I know as a newer node user, finding packages that work with the flavor of node I'm working in has been difficult(such as things that play well with browserify).
You might not want me, as a user, tagging others' packages. I do dig the idea of peer review being the means to maintain the quality of the tag, however. That would minimize my lack of exposure damaging the tag quality.
This would be way easier to implement if you built it as a side project. A separate module not a pull request to npm - although if successful it could be added to npm by default, like npm is now part of the default node installation.
I wish that npm star (and for that matter, github star) incorporated a short message, how do you know if a "star" means "heh, cool idea. keep at it kid" or does it mean "we use this in production at . rock solid"?
Open source is a social thing, but it could be more social.
as a seperate module / system to prototype it.
Although a seperate system would need a bit of "advertisement" to pick up some tagging momentum.
@hackygolucky I feel that tags serve the same purposes as categories, but yeah, the difficult part with tags is that they're too open-ended, which is one of the reasons that suggesting keywords for module authors/users lessens this pain a bit. Could be done by tracking how a user got to a module (which keywords did they use, which modules did they visit before) :(
Maybe it's ok if tags are open ended. The tags that get used on a lot modules or get a lot of votes will be considered the "high quality" tags.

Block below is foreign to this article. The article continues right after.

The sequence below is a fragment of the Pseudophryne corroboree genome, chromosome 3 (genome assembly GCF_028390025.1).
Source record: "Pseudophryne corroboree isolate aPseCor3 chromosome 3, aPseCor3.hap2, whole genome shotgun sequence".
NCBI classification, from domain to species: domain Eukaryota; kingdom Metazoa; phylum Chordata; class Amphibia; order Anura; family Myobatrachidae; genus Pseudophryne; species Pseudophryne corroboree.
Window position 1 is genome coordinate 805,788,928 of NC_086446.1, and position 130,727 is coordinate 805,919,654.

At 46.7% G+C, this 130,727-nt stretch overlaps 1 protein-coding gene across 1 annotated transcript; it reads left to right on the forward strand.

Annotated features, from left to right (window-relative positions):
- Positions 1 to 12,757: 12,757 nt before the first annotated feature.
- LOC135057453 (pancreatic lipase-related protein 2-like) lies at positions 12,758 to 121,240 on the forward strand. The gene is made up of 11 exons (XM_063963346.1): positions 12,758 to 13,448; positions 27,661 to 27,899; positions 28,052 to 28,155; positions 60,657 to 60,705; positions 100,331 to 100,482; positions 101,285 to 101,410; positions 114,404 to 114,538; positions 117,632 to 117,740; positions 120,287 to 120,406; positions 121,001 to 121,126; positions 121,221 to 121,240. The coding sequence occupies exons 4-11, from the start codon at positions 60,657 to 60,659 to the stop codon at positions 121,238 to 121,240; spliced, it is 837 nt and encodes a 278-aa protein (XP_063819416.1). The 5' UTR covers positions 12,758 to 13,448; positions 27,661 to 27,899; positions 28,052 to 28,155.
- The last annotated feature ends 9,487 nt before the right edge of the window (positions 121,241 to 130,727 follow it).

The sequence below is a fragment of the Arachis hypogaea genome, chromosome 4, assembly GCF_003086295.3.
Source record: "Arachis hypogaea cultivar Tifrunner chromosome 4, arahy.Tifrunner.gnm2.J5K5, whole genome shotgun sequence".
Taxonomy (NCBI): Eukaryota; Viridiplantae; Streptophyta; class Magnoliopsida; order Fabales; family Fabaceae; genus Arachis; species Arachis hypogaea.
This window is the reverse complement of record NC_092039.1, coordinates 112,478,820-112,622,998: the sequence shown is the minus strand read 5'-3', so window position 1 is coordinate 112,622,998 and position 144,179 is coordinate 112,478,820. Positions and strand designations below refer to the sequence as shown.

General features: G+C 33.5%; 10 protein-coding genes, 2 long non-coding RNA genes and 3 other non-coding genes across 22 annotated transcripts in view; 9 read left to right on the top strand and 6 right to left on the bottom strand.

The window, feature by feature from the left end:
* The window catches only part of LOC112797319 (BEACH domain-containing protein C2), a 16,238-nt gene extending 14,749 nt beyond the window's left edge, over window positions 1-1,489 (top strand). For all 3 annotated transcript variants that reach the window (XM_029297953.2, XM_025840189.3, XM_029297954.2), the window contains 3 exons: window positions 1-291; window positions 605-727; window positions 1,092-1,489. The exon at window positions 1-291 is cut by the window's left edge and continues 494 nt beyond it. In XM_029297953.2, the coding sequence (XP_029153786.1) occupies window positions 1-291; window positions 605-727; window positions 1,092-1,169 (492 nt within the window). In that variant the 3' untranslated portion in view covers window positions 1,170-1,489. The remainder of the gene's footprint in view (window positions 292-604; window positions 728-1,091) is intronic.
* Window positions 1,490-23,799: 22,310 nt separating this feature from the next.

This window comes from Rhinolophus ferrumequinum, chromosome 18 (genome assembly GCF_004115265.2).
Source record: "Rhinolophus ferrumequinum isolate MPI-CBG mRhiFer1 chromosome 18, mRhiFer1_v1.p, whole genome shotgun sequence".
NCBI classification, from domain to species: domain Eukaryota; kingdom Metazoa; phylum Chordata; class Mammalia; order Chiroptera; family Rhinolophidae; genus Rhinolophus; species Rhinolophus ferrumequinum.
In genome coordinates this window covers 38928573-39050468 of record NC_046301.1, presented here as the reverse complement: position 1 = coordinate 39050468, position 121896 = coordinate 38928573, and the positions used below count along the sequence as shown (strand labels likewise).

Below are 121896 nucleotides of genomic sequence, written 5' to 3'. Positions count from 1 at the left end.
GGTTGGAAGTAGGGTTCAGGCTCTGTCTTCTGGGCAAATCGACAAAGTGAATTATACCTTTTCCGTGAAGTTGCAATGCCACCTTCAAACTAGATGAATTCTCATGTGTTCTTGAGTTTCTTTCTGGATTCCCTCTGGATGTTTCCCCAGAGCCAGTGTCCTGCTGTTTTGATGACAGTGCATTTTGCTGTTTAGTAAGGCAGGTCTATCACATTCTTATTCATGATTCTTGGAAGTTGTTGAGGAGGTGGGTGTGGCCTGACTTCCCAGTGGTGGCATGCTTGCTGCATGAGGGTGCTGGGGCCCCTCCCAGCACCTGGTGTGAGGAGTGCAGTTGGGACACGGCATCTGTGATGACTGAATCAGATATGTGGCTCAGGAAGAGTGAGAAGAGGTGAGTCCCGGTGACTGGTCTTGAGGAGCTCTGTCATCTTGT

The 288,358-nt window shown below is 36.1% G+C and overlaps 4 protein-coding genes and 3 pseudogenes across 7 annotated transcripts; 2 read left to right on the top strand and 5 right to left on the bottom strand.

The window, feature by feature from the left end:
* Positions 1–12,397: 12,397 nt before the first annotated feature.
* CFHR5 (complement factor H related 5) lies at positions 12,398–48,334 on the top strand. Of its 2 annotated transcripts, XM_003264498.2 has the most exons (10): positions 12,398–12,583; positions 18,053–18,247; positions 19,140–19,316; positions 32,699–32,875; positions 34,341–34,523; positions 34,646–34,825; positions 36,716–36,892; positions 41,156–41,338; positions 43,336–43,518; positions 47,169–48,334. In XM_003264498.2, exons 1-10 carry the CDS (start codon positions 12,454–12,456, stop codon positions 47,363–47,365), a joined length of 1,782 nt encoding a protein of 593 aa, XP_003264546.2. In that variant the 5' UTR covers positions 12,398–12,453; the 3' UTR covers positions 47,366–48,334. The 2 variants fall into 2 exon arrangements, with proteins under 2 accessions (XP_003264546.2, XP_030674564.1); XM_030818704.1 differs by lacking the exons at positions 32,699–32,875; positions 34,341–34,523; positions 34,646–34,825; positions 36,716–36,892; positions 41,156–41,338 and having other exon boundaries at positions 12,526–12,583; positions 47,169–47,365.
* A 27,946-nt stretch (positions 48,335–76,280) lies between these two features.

@Raynos that is easy, just get stackvm using it - a bit of twitter, etc...
also it's way easier to get crazy indexes working with leveldb than with couch
Of course, there is no easy solution to indexing anything as freeform a a node module.
user defined tags could definately be helpful though. But maybe most helpful is search + weighting by what people actually click on (as @robotlolita describes) although I also like @substack's idea of a irc bot that posts messages when some one types in a search query, and the results are what people reply to it (combined with cached responses from previous queries)
This is going to be handled by ecosystems and collections on the new npm user experience. As such, it's probably not going to come to the npm CLI. We've added stars and that's been a decidedly mixed bag. But keep an eye on newww, and if it looks like it would be useful to get at that stuff via the CLI, we can probably add some endpoints and client code to manipulate them.